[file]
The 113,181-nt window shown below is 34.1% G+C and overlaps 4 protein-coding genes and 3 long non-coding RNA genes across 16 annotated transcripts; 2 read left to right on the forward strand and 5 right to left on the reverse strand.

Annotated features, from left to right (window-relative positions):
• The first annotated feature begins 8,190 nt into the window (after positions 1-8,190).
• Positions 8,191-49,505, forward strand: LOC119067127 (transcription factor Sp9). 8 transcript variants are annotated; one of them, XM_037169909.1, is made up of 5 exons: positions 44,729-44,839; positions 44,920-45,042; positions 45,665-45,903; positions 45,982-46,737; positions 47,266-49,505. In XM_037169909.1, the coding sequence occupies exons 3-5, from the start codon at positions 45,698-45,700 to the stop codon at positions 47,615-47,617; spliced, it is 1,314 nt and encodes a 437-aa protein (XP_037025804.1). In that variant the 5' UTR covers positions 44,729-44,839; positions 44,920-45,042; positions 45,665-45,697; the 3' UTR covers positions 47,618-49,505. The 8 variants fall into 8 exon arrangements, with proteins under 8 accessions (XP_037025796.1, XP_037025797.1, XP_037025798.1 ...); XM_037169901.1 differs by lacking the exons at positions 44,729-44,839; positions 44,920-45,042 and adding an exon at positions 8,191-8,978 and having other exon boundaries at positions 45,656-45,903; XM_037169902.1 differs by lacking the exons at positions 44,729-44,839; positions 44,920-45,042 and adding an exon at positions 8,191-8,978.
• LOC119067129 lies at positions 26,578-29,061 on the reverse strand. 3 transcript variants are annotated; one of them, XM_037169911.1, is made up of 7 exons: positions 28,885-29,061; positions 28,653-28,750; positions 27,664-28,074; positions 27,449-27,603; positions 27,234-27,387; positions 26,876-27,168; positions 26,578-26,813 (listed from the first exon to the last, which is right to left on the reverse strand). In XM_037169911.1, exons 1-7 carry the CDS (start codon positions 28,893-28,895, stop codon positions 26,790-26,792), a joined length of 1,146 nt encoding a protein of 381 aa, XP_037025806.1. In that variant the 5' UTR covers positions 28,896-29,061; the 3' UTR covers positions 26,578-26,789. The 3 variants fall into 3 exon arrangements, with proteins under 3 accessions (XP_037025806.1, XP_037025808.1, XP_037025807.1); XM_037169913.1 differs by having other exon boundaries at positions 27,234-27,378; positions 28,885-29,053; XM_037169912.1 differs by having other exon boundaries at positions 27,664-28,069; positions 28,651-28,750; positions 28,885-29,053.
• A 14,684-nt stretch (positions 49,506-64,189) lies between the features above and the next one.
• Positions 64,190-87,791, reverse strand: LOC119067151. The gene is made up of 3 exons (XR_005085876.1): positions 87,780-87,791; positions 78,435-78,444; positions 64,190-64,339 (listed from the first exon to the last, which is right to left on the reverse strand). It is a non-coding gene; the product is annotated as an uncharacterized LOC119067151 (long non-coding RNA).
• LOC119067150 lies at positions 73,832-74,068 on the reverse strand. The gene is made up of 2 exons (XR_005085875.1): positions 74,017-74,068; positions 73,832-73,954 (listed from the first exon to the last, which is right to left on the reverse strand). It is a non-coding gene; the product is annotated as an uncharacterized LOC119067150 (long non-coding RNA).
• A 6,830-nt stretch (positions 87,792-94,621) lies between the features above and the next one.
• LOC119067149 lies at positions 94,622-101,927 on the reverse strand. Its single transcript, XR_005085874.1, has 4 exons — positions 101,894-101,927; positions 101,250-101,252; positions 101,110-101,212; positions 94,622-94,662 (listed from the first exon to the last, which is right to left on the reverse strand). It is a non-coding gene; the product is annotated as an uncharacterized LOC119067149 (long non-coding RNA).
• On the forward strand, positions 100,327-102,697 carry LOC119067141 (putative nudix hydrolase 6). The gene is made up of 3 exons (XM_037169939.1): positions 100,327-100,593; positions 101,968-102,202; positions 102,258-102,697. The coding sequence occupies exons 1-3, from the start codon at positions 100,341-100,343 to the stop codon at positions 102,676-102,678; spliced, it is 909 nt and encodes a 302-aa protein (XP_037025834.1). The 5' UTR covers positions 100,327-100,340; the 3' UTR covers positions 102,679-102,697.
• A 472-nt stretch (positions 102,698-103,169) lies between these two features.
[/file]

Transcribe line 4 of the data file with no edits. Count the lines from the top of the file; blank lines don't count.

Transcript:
• Positions 8,191-49,505, forward strand: LOC119067127 (transcription factor Sp9). 8 transcript variants are annotated; one of them, XM_037169909.1, is made up of 5 exons: positions 44,729-44,839; positions 44,920-45,042; positions 45,665-45,903; positions 45,982-46,737; positions 47,266-49,505. In XM_037169909.1, the coding sequence occupies exons 3-5, from the start codon at positions 45,698-45,700 to the stop codon at positions 47,615-47,617; spliced, it is 1,314 nt and encodes a 437-aa protein (XP_037025804.1). In that variant the 5' UTR covers positions 44,729-44,839; positions 44,920-45,042; positions 45,665-45,697; the 3' UTR covers positions 47,618-49,505. The 8 variants fall into 8 exon arrangements, with proteins under 8 accessions (XP_037025796.1, XP_037025797.1, XP_037025798.1 ...); XM_037169901.1 differs by lacking the exons at positions 44,729-44,839; positions 44,920-45,042 and adding an exon at positions 8,191-8,978 and having other exon boundaries at positions 45,656-45,903; XM_037169902.1 differs by lacking the exons at positions 44,729-44,839; positions 44,920-45,042 and adding an exon at positions 8,191-8,978.